Language learning in the West—particularly English—is more intuitive than, perhaps, other parts of the world. Sure, every culture relies on intuitive application of language to speed comprehension but the subtleties of structure and formal grammar seems to elude many who learn English as their native tongue. In fact, many native Robotel language lab
English speakers do not really come to learn about grammar rules until the start to learn other languages, typically as part of the secondary education or college education curriculum.
As you could probably guess, your “native language” is the one that you first learned. Basically, everyone has a native language—if you were born in Spain that language would probably be Spanish; if you were born in France, though, that language could be either French or English.
Once in a while, though, you might also hear the term “domestic language.” This term is often used interchangeable with native language but can be used in another way. It should also be used when describing the native language of a particular region, a language that might not necessarily be the same as the country’s native tongue.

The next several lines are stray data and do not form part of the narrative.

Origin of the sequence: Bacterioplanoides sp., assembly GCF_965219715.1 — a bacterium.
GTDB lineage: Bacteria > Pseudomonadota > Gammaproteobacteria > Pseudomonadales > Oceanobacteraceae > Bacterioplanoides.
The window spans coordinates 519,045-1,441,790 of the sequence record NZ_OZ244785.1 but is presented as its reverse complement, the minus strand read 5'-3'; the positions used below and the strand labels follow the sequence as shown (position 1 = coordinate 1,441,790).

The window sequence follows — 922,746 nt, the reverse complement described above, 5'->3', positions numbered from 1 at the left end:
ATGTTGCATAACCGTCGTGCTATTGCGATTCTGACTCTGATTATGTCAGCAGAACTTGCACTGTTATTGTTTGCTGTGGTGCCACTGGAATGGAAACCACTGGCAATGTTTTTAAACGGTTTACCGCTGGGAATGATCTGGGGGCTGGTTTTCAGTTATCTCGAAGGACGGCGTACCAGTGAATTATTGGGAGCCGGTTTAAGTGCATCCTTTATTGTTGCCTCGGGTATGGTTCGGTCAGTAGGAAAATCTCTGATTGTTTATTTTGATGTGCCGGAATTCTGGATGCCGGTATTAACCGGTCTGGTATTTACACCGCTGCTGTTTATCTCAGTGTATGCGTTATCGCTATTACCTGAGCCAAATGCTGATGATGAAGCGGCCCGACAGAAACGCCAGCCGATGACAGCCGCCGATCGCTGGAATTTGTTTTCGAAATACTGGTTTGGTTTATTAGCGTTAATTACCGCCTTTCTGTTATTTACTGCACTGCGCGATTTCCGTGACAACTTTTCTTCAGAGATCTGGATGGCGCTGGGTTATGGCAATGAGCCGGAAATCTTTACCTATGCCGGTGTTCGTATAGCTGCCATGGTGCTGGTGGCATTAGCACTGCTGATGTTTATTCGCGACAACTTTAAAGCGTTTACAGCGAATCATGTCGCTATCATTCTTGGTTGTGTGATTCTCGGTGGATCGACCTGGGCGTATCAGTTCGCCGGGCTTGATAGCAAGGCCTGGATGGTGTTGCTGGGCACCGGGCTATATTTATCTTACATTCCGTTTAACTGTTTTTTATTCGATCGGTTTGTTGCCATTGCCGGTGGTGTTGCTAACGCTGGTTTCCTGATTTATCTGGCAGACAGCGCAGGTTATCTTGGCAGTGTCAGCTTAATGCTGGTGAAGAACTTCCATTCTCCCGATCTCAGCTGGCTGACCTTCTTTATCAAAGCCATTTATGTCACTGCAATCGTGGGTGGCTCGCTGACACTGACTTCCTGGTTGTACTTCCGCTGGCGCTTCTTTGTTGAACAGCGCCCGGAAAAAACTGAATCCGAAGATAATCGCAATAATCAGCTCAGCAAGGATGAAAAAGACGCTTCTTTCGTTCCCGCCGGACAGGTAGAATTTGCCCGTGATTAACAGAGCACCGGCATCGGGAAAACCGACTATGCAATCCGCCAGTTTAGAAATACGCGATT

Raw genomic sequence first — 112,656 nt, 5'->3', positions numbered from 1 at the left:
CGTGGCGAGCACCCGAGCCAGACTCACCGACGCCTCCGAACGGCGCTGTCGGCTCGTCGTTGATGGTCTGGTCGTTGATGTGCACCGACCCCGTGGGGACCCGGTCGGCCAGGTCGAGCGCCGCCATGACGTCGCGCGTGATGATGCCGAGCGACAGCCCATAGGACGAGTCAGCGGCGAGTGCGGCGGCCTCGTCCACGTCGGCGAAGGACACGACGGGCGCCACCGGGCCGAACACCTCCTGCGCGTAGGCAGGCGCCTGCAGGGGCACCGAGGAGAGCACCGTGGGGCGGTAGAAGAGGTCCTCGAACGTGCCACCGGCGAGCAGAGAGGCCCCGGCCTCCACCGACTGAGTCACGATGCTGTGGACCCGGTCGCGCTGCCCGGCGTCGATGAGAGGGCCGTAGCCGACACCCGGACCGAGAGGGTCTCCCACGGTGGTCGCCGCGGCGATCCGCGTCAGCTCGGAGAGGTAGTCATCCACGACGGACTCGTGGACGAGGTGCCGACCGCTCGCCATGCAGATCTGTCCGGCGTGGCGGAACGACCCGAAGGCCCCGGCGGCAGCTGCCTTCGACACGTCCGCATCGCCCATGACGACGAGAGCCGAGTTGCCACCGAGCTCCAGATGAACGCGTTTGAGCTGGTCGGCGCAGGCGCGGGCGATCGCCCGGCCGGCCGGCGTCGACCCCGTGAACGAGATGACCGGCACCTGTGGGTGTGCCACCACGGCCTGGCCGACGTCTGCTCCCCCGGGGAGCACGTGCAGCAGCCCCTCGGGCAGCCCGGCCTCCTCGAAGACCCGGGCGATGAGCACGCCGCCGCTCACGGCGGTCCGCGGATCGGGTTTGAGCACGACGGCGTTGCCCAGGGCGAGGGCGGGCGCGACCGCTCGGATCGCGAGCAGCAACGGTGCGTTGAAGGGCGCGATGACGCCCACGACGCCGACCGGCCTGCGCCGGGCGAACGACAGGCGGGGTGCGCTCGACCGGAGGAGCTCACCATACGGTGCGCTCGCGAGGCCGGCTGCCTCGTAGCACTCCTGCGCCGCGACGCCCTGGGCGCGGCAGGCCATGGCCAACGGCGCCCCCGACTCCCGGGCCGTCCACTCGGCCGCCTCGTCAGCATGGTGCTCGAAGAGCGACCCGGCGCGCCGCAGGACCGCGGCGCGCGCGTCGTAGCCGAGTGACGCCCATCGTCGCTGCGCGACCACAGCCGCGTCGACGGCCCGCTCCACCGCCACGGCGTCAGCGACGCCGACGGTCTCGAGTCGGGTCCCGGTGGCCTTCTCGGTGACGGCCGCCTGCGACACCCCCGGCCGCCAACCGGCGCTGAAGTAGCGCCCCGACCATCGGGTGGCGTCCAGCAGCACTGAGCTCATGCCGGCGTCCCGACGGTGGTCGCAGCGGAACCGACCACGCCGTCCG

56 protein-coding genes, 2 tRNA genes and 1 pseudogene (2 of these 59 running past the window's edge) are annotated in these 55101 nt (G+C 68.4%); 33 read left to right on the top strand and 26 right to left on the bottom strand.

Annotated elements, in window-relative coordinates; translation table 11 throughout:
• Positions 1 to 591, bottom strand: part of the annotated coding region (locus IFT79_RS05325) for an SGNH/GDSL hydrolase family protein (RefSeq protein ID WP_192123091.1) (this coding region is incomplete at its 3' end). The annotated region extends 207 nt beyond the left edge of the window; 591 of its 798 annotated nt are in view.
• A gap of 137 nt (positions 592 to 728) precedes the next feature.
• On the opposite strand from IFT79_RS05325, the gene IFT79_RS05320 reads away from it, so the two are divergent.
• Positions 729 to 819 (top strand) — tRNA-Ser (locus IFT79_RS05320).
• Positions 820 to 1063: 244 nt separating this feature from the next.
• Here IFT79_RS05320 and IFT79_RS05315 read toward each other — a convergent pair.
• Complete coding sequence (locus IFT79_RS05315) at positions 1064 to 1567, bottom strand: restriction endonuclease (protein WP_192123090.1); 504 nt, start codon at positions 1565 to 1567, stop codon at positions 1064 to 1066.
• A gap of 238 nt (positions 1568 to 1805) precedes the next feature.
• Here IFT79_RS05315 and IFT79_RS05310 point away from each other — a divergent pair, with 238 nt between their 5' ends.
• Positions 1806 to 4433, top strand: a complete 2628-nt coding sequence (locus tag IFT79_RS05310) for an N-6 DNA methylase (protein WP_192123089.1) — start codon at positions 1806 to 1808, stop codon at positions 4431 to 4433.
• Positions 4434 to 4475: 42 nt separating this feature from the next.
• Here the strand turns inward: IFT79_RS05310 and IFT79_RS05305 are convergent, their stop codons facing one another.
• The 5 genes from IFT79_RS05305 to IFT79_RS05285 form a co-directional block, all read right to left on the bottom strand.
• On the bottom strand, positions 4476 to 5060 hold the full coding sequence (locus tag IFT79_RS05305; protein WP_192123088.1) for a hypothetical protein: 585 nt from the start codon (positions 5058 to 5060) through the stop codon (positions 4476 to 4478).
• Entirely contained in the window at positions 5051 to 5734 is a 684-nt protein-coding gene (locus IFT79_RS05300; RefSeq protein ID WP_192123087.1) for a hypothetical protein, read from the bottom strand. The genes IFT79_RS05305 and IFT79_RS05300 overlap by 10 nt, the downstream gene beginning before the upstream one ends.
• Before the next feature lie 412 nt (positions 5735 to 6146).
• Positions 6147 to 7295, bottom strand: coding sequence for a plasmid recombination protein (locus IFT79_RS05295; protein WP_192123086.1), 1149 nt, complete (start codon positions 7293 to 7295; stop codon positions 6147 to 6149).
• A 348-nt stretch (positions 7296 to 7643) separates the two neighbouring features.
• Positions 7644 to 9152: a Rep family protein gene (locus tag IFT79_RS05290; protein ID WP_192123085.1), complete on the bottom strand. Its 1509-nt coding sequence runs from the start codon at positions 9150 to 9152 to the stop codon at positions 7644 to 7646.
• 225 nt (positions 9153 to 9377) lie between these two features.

The term “first language” simply refers to whichever language you might learn first. This is usually the native language of whatever country where you were born, but that is not always the case. For example, in the United States, a child’s “first language” would likely be English but many children of immigrant families (particularly from Mexico and Latin America) have Spanish as their first language.
Obviously, a “second language” is one that you learn after you learn your first language. The term is more widely used to describe the learning of a local language after moving from your native region to another one. It is also commonly used when referring to a student learning a new language in school.
Speaking of students learning a language in school, anytime you attempt to learn a new language, that language will be “foreign” to you. Of course, the more you learn and use that language, the more closely it will resemble a “second language.” Indeed, “foreign language” refers to any language that you do not speak nor understand, for the most part.
Finally, a “world language” is any tongue commonly used and spoken throughout the world, especially when studied as a “second language”. Spanish, for one, is a world language because it is the official language of more than 12 countries.